Green is probably not the word that comes to mind at the mention of Manhattan, but to David Owen, few places on Earth are as environmentally friendly as the heart of New York City. Its towering skyscrapers and elevated train lines are in fact the very image of verdant. Such a contention is at the heart of Owen’s surprising take on sustainability and environmentalism, his approach as practical as it is counter-intuitive. Owen uses the lens of economy to reveal weaknesses of conventional environmental thinking while demonstrating that the most practical solution to making the most of our energy reserves is to live more intelligently together – in cities.
Owen establishes his work’s prevailing theme early on, declaring, “Sustainability is a context, not a gadget or a technology.” All of our efforts to be environmentally responsible, to greenwash our lives, are insubstantive when examined against the way we routinely waste energy on a day to day basis, living as we do spread out in suburbs and making virtually every trip in a car. It’s not the Hummer’s gas mileage that makes it an environmental disaster, Owen writes, but the fact that owning a car encourages us to drive it all the time. In fact, he views the rising popularity of SmartCars as a disaster waiting to happen, because such efficient machines will only encourage us to drive more, putting delaying the real change we need to make…which is driving less, living closer, and moving out of our sprawling ranch homes and McMansions into something more sensibly-sized.
Green Metropolis is a smartly-constructed book. After putting forth his premise, Owen establishes why adaptive thinking on our parts is required. In “Liquid Civilization”, he points out that the entirety of the global economy and our lives is based on burning oil or converting it into products like ever-ubiquitous plastics. Until the mid-20th century, however, only a fraction of the Earth’s population demanded the use of those oils –Europe, the United States, and their colonies, or the “western world”. Resources were thus relatively abundant, and we have been positively spoiled by the surfeit, so much to the point that we have invented dozens of brands of disposable cups, spoons, forks, and plates that are meant to be thrown away after one use…presumably, because we can’t be bothered to wash a dish. But the days of plenty are over. Now the entire world is demanding a once exclusive lifestyle, and over a century of chronic use has sharply reduced available supplies of oil and natural gas. Unfortunately, the Chinese and Indians seem intent on making the same mistakes that Americans did in regard to transforming their urban landscapes to make full use of the car, expanding the reaches of the automobile and ever-deepening their dependence on and use of, oil.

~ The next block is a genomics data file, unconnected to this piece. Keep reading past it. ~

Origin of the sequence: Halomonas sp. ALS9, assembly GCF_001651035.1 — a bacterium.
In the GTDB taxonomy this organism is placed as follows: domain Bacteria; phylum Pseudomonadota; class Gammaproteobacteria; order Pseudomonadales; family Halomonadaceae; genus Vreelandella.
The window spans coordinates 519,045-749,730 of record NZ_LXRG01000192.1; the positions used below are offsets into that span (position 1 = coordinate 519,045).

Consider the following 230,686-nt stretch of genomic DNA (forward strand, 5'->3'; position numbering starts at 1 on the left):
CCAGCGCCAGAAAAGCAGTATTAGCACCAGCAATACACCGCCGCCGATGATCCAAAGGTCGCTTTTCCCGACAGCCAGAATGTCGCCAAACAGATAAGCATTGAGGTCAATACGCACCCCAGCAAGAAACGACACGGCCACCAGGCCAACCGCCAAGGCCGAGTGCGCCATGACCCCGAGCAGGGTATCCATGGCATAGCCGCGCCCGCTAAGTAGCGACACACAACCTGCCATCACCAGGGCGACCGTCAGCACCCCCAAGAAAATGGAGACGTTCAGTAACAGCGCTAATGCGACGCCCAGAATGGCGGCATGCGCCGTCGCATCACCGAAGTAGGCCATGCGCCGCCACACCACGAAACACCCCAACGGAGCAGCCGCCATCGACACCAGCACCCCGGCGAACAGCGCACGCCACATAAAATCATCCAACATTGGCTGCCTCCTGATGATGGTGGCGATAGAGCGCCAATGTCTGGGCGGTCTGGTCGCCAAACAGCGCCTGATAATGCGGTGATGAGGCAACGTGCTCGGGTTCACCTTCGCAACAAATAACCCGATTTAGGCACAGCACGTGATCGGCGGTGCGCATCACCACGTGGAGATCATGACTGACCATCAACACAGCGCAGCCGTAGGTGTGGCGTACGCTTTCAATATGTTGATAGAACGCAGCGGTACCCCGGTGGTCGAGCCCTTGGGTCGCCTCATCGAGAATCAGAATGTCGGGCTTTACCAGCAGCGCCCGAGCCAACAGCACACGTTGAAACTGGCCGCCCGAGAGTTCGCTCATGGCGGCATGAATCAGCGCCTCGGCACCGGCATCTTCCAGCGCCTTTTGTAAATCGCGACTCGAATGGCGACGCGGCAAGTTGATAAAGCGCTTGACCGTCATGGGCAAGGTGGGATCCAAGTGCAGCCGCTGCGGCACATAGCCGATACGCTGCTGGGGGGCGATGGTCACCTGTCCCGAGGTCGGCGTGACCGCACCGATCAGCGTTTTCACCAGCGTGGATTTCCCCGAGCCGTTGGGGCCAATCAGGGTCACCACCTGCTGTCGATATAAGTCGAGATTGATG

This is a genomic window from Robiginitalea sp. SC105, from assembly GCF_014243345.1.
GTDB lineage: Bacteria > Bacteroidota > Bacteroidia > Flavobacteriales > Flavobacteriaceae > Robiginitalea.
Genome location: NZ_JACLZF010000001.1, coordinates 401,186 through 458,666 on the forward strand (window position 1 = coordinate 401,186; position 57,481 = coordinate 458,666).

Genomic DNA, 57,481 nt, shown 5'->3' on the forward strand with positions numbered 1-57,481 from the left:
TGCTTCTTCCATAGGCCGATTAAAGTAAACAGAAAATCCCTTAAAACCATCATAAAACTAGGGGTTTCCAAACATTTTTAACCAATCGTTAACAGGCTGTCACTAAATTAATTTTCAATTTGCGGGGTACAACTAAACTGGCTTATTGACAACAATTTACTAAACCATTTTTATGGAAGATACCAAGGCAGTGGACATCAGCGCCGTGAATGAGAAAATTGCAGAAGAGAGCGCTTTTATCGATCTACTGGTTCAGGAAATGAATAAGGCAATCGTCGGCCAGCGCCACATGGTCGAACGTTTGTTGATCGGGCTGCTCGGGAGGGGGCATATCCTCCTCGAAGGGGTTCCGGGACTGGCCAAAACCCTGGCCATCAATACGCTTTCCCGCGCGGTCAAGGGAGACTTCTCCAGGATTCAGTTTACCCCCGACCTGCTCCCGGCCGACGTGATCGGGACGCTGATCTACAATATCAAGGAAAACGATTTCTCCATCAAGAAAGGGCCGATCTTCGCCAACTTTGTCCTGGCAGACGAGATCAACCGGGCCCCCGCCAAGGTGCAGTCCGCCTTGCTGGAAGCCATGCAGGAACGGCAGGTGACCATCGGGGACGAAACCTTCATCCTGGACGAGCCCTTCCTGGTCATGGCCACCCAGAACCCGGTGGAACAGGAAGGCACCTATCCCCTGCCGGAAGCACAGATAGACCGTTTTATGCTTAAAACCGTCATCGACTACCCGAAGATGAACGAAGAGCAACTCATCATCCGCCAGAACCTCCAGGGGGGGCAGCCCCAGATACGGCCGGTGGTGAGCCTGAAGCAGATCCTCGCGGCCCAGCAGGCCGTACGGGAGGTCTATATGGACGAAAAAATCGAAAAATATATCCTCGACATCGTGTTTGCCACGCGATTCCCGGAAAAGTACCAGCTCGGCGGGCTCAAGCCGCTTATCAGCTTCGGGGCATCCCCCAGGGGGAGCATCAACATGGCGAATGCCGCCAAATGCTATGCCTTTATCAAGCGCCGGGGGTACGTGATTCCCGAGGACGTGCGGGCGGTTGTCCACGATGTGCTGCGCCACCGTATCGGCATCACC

The Green Metropolis' argument's primary strength is that its proposed solution is both simple and fundamental. It doesn't require us to do anything we weren't doing already until a temporary bout of prosperity made us lose our collective minds -- people have lived in cities for thousands of years. City-dwellers don't make an effort to be "green": they simply live the way they're use to living. Efficiency is built into the fabric of the place, and that makes the eco-urbanist argument especially appealing to me because I've started to suspect that human beings are too short-sighted to put up a meaningful fight in any other way. This approach to environmentalism doesn't require Constant Vigilance, which I suspect is an impossibility -- it only requires us to return to our senses. Not only this, but returning to proper urbanism will provide immediate, short-term results, which are apparently the only thing we grasp. Restructure the suburbs -- make them walkable, increase density -- and we can add value to the urban landscape and to our lives. We can free ourselves from fiscal disaster and chronic stress. The problem is motivating ourselves to start making the move.
The Green Metropolis not only makes a strong argument, but it leaves us with room for thought, challenging us to reconsider the way we live in terms of this kind of efficiency. Two areas where Owen especially provoked me were in traffic and food. We might believe that buying local food is more energy efficient, but the sad fact is that the big-box boxs have local grocers beat. I have seen this argument offered by Brian Dunning of Skeptoid as well, who did demonstrate to my satisfaction that a tomato from the supermarket is more "Green" than one from a local farm. However, I still buy from the farmer's market, because the issue of food is more complicated than energy efficiency: I prefer supporting local economies, for instance, and have an aversion to food products that are more 'product' than food. After considering Owen and Dunning, I can't completely condemn the US food market, but neither can I condone it. We have much to consider, and the answers are not simple.